Angina Pectoris: Symptoms, Causes, Diagnosis, Evaluation

Etiology  | Risk factor  | Clinical Manifestation | Pattern of Angina | Diagnostic Evaluation | Management | Nursing management |


Angina Pectoris – Chest Pain – Risk factor, Clinical Manifestation


  • Angina pectoris occurs when myocardial demands exceed, myocardial oxygen supply decreased usually caused by obstruction of the coronary artery.
  • chest pain due to an inadequate supply of oxygen to the heart muscle is characterized by a feeling of suffocation.

Etiology of Angina Pectoris:-

  • atherosclerosis
  • prolong narrowing

The Risk factor of Angina Pectoris:-

  • Thromboangiitis obliterans (inflammation of a small and medium vein and thrombosis of extremities.
  • Polycythemia Vera (thickness of blood)
  • Polyarteritis nodosa (inflammation of artery due to infiltration of eosinophils.)

{Note: Angina can be triggered by exercise, cold, or anything that increases the workload of heart}

Clinical manifestation of Angina Pectoris:-

  • Pain:-  location: 90% of the clients experience pain slightly left to the sternum.

duration:- Angina usually lasts for 10 min. however, attacks precipitate by emotional disturbance last for 15-20 min.

Severity: the pain is described as mild or moderate or often called as Discomfort.

  • Dyspnea, weakness, light headache, nausea, vomiting, emptiness, restlessness.

The pattern of Angina Pectoris:-

  1. Stable Angina:-It is an acute chest pain triggered by exercise or emotion.
  2. Unstable Angina:- It is also acute pain but unpredictable degree or cause.
  3. Variant Angina:- It is also called Prinzmetal’s angina and it is for a longer duration.
  4. Nocturnal angina:- It is possibly associated with rapid eye movement during sleeping or dreaming.
  5. Angina Decubitus:It is proximal chest pain that occurs when the client stands up.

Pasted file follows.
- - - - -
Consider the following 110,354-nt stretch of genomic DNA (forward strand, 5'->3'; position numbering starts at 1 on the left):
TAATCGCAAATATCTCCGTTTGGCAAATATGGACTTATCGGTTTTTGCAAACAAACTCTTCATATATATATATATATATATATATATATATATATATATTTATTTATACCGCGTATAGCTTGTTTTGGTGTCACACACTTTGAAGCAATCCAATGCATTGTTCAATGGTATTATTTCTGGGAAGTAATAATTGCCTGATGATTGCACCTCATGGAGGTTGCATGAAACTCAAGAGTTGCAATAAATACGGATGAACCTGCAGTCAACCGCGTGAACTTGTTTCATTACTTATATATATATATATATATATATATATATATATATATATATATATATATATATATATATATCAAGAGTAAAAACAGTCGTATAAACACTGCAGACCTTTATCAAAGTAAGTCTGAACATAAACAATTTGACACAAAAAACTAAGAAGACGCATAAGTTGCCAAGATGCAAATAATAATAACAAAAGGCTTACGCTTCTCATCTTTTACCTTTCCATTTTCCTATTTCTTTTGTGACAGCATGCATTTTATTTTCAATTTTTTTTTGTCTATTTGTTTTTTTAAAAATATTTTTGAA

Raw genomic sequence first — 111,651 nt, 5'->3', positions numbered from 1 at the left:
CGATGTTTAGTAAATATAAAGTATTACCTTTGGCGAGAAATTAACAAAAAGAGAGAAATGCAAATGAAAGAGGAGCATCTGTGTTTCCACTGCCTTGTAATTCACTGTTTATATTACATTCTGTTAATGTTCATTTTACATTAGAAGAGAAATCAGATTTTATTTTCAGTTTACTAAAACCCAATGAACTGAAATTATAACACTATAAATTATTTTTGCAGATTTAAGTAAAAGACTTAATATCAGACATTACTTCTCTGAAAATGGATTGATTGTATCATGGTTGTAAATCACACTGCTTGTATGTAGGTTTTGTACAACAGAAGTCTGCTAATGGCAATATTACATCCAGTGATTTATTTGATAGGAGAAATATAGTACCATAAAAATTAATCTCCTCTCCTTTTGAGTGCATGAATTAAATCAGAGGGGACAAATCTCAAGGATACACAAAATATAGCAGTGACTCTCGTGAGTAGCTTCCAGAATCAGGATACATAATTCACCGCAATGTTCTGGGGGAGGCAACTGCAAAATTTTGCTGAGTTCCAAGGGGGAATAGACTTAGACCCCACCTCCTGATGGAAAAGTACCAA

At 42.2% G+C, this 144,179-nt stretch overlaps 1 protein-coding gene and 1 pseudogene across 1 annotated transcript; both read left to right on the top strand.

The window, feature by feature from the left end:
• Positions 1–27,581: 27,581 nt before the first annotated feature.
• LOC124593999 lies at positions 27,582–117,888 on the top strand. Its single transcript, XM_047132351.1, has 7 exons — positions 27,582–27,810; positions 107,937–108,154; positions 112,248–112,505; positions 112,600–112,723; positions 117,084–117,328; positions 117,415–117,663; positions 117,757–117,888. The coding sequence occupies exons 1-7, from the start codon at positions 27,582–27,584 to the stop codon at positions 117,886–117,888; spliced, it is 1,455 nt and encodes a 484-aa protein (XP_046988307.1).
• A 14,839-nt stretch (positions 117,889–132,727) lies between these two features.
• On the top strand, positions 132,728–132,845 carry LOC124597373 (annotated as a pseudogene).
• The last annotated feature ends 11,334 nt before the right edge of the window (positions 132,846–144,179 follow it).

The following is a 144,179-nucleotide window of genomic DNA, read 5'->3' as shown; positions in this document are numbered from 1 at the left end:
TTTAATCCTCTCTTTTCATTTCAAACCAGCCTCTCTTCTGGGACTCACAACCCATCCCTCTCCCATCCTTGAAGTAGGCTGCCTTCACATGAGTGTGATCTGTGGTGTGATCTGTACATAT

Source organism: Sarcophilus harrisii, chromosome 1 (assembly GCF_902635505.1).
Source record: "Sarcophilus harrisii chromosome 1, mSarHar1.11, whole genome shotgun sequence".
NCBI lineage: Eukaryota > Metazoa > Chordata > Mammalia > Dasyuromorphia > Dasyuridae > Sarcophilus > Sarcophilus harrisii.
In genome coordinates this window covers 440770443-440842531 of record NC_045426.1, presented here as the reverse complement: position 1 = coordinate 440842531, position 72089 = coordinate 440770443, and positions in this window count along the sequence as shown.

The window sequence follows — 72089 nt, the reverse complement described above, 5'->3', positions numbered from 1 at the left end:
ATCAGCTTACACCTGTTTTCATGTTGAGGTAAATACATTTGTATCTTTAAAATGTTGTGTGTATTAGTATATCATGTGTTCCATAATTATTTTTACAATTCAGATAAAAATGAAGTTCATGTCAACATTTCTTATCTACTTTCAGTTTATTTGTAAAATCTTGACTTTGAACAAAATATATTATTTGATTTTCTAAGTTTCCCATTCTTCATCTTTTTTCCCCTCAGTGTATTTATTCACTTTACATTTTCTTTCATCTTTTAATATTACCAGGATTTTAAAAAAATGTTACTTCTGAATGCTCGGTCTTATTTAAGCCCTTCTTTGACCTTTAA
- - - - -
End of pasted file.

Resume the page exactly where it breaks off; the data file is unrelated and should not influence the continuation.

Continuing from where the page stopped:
6. Post-Infarction Angina:-pain occurs after a heart attack.

Diagnostic Evaluation of Angina Pectoris:-

  • ECG
  • Coronary Angiography
  • Blood test
  • Echocardiogram
  • Electron beam computed domography [EBCD]

Management of Angina Pectoris:-

  • The objective of the medical management in angina is to decrease the oxygen demand of the myocardial and to increase the oxygen supply.
  • Medically these objectives are met through pharmacological therapy and control of risk factors. Medical management focus on these three points:-
  1. Relieve acute pain.
  2. Risk of coronary blood flow.
  3. Prevent further attack to reduce the risk of myocardial infarction.

A: Aspirin and antianginal therapy

B: beta-blocker and blood pressure control

C: cigarette smoking and cholesterol control

D: Dietary modification

E: Education and exercise.

  • Restore blood supply
  • PTCA
  • Intracoronary strain
  • Laser ablation
  • CABG (coronary artery bypass grafting)

Nursing management of Angina Pectoris:-

Nursing Diagnosis:-

  • Acute chest pain related to decreasing blood supply to the heart resulting from coronary artery obstruction,
  • Ineffective tissue perfusion related to decreased cardiac output as evidence by cyanosis, decrease arterial oxygen, and dyspnea.
  • Risk of heart failure related to the disease process.
  • Anxiety and fear are related to hospital admission, fear of death, fear of treatment procedure, and disease process.
  • Risk of impaired skin integrity related to bed rest, edema, and decrease tissue perfusion.

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